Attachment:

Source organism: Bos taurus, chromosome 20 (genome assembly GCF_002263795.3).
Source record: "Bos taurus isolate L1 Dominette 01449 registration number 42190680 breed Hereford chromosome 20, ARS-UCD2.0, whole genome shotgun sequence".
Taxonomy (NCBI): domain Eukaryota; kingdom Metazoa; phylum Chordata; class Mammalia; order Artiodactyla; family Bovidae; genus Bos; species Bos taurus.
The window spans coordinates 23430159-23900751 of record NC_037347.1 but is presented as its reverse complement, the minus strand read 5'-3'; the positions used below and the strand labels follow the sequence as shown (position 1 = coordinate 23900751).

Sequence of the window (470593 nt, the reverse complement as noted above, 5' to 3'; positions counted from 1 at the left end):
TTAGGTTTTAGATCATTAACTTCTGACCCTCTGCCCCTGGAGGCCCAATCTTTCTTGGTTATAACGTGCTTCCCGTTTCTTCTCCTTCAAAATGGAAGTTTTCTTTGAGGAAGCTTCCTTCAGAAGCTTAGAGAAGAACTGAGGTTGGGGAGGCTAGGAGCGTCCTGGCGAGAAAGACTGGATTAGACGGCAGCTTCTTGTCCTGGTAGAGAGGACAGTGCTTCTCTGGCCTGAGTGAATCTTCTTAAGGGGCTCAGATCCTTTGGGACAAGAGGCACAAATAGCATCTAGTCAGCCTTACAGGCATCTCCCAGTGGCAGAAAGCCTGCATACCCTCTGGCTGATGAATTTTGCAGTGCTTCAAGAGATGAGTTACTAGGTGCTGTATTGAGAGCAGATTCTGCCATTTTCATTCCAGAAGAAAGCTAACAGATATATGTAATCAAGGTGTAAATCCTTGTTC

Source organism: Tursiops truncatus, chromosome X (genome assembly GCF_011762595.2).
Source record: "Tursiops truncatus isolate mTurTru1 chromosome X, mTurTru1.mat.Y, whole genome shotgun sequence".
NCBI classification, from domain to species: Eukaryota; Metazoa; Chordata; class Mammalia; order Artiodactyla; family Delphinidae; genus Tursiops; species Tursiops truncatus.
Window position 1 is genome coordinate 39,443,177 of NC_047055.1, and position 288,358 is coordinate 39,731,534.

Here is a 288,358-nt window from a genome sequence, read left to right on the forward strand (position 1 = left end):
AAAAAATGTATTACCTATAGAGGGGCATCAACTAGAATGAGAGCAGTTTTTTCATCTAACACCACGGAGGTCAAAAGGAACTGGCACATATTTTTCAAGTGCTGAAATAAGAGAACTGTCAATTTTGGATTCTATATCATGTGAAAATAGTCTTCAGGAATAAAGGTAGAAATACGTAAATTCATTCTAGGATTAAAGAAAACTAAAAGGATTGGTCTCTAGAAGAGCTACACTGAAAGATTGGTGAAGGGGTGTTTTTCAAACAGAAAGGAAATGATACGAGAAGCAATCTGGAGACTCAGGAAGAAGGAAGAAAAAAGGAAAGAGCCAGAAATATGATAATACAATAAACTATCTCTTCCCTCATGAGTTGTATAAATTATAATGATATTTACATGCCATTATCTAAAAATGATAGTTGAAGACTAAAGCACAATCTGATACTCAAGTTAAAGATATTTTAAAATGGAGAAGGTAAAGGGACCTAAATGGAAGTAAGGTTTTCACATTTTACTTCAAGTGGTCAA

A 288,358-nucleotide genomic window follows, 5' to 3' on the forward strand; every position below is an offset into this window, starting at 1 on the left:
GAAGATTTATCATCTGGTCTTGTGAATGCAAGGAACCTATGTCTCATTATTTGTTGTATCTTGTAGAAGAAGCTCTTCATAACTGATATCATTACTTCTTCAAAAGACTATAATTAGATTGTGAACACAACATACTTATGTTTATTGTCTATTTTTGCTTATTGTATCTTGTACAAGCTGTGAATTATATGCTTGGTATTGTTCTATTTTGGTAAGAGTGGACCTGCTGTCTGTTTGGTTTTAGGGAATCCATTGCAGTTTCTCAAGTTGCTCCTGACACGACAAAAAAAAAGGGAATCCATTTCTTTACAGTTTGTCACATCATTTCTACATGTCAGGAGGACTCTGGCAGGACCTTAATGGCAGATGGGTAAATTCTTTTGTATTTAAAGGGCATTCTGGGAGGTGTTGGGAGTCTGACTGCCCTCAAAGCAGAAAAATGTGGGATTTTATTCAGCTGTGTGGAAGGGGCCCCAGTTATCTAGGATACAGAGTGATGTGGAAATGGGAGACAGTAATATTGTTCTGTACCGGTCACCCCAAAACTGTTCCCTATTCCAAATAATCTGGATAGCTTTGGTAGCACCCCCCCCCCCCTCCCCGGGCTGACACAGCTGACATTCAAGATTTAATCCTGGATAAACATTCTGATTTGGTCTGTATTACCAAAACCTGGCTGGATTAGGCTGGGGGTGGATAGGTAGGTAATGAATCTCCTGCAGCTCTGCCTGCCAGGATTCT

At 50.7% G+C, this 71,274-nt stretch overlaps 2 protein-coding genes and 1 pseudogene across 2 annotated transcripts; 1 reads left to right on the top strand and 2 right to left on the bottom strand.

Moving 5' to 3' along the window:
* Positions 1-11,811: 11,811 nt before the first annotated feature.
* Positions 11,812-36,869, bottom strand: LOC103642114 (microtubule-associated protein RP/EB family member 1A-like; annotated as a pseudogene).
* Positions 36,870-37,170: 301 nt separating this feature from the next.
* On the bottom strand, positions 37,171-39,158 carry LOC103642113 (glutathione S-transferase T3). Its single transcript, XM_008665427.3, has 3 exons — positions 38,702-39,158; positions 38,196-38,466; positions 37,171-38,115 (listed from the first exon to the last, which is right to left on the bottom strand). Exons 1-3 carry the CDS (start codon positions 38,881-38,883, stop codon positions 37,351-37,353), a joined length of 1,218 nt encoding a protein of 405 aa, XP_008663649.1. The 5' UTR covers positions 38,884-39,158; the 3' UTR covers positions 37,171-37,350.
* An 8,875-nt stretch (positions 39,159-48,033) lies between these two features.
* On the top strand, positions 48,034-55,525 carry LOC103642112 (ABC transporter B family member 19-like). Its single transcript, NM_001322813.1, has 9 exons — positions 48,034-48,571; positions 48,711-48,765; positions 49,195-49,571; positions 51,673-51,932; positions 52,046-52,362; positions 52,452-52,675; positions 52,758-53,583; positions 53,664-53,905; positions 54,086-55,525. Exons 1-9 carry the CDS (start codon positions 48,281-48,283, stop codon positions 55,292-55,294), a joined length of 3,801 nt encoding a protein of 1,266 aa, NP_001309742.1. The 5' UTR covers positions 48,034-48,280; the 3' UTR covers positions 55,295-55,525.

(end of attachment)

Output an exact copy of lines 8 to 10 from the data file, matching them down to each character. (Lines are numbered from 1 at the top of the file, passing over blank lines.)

Source record: "Tursiops truncatus isolate mTurTru1 chromosome X, mTurTru1.mat.Y, whole genome shotgun sequence".
NCBI classification, from domain to species: Eukaryota; Metazoa; Chordata; class Mammalia; order Artiodactyla; family Delphinidae; genus Tursiops; species Tursiops truncatus.
Window position 1 is genome coordinate 39,443,177 of NC_047055.1, and position 288,358 is coordinate 39,731,534.